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Now if you run docker ps again you will not see your container running. If you want to see stopped containers you need to add —all flag to the command like this:

docker ps -a
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If you still have some questions you can easy refer to official documentation here.


🚀 If you read something interesting from that article, please like and follow me for more posts. Thank you dear coder! 😏

Discussion (21)

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bassemmohamed profile image
Bassem Ibrahim👨‍💻🇪🇬

Great article 👏, I remember wanting to dockerize a NodeJS server before. I managed to do it, but I struggled with the mysql database.

Ummm, Interesting topic for a future article maybe? Just saying 🖐️😂

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vguleaev profile image
Vladislav Guleaev Author

I plan to do the same but with MongoDb :) thank you for the feedback

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quinncuatro profile image
Henry Quinn

What exactly are you having problems with, @Bassem?

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bassemmohamed profile image
Bassem Ibrahim👨‍💻🇪🇬

I read about it online for a while first. Everyone was saying that it is better to have the database as a standalone image. So I got myself an Ubuntu MySQL dockerfile off the internet to create that DB image.

Now I have 2 images, one for the NodeJS server and another for MySql DB.

But, I can't connect them both. I even tried accessing the database using phpmyadmin from outside the docker container and failed.

In my docker-compose, I created a network, set both images on the same network. and added the links: - db:db to make the backend server depend on the database.

I know that the network is fine. because I have a third frontend server image and it can communicate with the backend successfully.

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quinncuatro profile image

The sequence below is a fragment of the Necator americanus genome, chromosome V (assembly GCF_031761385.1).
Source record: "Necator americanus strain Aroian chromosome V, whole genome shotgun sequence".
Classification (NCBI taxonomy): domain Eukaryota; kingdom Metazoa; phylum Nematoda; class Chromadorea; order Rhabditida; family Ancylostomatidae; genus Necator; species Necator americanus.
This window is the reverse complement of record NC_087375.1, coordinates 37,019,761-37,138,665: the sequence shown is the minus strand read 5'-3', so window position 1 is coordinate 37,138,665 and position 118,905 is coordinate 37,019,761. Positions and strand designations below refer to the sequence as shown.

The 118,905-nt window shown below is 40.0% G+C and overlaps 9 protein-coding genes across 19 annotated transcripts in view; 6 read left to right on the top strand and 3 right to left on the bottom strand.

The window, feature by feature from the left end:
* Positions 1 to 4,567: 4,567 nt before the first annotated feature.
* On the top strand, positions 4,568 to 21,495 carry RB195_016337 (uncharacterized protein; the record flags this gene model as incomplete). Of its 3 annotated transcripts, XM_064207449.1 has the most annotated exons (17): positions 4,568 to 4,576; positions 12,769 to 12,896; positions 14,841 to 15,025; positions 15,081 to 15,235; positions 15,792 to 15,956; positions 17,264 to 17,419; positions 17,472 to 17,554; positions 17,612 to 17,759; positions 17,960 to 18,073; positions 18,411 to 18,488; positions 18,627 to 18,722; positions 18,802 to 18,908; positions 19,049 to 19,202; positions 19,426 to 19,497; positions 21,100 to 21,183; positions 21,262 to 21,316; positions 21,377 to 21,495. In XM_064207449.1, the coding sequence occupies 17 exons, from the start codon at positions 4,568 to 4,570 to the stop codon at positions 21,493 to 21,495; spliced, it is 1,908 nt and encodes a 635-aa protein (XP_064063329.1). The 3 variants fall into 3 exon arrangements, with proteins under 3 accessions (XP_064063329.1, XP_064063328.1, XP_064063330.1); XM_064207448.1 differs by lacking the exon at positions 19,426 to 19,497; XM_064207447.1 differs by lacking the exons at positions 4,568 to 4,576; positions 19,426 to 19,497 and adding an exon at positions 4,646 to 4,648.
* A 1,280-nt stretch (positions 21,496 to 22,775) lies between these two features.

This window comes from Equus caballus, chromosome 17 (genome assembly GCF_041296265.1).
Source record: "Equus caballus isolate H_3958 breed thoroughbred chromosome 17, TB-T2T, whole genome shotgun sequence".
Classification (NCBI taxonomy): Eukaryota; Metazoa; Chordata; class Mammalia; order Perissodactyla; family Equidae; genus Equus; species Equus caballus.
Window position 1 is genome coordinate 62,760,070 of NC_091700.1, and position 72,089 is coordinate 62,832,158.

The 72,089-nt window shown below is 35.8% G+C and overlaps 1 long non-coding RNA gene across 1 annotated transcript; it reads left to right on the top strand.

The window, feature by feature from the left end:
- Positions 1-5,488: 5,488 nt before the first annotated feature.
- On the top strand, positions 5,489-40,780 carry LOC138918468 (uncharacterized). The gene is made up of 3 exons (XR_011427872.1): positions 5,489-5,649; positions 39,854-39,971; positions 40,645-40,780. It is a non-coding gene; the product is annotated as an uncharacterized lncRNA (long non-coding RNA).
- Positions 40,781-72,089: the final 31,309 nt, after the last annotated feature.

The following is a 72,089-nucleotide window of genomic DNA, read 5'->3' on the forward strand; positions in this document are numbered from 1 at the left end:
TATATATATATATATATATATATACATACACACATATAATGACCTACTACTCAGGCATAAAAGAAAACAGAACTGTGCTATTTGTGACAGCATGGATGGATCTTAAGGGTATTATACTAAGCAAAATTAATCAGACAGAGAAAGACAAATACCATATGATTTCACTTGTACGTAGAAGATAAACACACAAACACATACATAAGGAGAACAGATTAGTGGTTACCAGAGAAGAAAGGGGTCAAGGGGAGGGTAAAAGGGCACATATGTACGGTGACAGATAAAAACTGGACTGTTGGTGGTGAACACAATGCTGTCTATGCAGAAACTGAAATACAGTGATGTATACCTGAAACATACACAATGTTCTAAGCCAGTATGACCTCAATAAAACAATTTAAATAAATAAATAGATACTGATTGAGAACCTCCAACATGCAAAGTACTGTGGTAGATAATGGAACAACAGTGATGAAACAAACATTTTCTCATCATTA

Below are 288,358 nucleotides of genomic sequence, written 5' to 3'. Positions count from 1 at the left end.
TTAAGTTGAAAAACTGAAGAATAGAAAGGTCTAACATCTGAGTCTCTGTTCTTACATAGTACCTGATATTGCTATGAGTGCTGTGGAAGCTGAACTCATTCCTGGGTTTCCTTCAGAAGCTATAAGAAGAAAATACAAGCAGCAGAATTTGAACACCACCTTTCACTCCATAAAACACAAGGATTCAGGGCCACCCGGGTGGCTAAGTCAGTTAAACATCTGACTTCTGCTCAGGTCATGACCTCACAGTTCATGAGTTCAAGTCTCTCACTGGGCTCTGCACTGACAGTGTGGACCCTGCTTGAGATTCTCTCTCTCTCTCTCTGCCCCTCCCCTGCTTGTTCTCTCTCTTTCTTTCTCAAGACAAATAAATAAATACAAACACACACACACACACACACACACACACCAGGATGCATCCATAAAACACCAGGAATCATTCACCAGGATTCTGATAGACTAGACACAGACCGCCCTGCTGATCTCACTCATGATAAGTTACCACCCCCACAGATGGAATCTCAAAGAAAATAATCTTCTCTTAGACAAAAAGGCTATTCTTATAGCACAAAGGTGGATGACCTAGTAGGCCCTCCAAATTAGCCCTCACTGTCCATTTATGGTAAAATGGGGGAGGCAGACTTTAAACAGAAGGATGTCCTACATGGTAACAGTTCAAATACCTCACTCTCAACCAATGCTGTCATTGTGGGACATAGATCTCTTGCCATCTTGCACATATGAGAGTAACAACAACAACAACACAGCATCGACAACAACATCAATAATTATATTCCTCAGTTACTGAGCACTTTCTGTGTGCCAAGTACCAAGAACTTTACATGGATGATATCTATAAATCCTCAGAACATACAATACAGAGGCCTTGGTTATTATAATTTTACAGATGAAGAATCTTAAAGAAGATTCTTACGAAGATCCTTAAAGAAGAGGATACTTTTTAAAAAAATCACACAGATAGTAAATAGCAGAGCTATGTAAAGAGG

Henry Quinn

For the PHPMyAdmin bit, are you exposing a port on the DB image? If you put two images on a Docker network like that, they just talk to everything on that network. You have to explicitly expose a port to have that container talk to anything "local" not on that network.

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quinncuatro profile image
Henry Quinn

For the Node -> DB bit, do you mind sharing your docker-compose.yaml and the connection string you're using in your Node container?

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bassemmohamed profile image
Bassem Ibrahim👨‍💻🇪🇬

Yeah sure, No problem!

version: "2"

networks:
  app-tier:
    driver: bridge

services:
  # Mysql database
  frostdb:
    image: frost/db
    hostname: frostdb

    networks:
      - app-tier
    ports:
      - "3306:3306"

  # NodeJS backend server
  frostback:
    image: frost/back
    hostname: frostback

    networks:
      - app-tier
    links:
      - frostdb:frostdb
    depends_on:
      - frostdb
    ports:
      - "49160:8080"

  # Frontend server
  frostgui:
    image: frost/gui
    hostname: frostgui

    links:
      - frostback:frostback
    ports:
      - "49170:3000"

I think that I am exposing ports using the "3306:3306". and for the backend config, I have a .env file

NODE_ENV=development

DB_TYPE=mysql
DB_NAME=frost
DB_HOST=localhost
DB_USER=USER
DB_PASSWORD=PASS
DB_PORT=3306

Actually, I have no idea what the username/password for the DB should be. But that's not the issue anyway according to the logs.

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quinncuatro profile image
Henry Quinn

You're correct that you're exposing port 3306.

Your ENV file looks good, but what about the line of code that's using those ENV variables?

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Sloan, the sloth mascot
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bassemmohamed profile image
Bassem Ibrahim👨‍💻🇪🇬

I am using a package called Sequelize for connecting to the DB and here is how :